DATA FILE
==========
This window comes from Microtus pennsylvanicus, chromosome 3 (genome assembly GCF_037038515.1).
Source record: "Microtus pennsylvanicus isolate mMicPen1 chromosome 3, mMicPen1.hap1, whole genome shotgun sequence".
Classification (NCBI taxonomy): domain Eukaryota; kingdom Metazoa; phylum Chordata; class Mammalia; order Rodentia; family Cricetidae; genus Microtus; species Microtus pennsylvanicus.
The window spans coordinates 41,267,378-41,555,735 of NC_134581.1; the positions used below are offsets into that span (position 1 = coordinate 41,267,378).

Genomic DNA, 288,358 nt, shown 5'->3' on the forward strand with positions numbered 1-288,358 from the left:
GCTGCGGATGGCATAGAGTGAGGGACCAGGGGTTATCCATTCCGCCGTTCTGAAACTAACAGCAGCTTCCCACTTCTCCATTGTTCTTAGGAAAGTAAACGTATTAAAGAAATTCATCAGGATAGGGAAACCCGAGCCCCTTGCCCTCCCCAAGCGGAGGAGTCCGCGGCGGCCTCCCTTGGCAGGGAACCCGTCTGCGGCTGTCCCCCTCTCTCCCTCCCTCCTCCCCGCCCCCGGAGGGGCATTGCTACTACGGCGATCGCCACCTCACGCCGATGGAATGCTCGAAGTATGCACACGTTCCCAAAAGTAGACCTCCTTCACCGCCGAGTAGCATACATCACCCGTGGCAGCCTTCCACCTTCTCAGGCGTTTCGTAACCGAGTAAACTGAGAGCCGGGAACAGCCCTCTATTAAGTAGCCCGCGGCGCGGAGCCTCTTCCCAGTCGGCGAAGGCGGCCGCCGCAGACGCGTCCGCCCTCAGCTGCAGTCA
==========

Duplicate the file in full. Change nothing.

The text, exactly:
This window comes from Microtus pennsylvanicus, chromosome 3 (genome assembly GCF_037038515.1).
Source record: "Microtus pennsylvanicus isolate mMicPen1 chromosome 3, mMicPen1.hap1, whole genome shotgun sequence".
Classification (NCBI taxonomy): domain Eukaryota; kingdom Metazoa; phylum Chordata; class Mammalia; order Rodentia; family Cricetidae; genus Microtus; species Microtus pennsylvanicus.
The window spans coordinates 41,267,378-41,555,735 of NC_134581.1; the positions used below are offsets into that span (position 1 = coordinate 41,267,378).

Genomic DNA, 288,358 nt, shown 5'->3' on the forward strand with positions numbered 1-288,358 from the left:
GCTGCGGATGGCATAGAGTGAGGGACCAGGGGTTATCCATTCCGCCGTTCTGAAACTAACAGCAGCTTCCCACTTCTCCATTGTTCTTAGGAAAGTAAACGTATTAAAGAAATTCATCAGGATAGGGAAACCCGAGCCCCTTGCCCTCCCCAAGCGGAGGAGTCCGCGGCGGCCTCCCTTGGCAGGGAACCCGTCTGCGGCTGTCCCCCTCTCTCCCTCCCTCCTCCCCGCCCCCGGAGGGGCATTGCTACTACGGCGATCGCCACCTCACGCCGATGGAATGCTCGAAGTATGCACACGTTCCCAAAAGTAGACCTCCTTCACCGCCGAGTAGCATACATCACCCGTGGCAGCCTTCCACCTTCTCAGGCGTTTCGTAACCGAGTAAACTGAGAGCCGGGAACAGCCCTCTATTAAGTAGCCCGCGGCGCGGAGCCTCTTCCCAGTCGGCGAAGGCGGCCGCCGCAGACGCGTCCGCCCTCAGCTGCAGTCA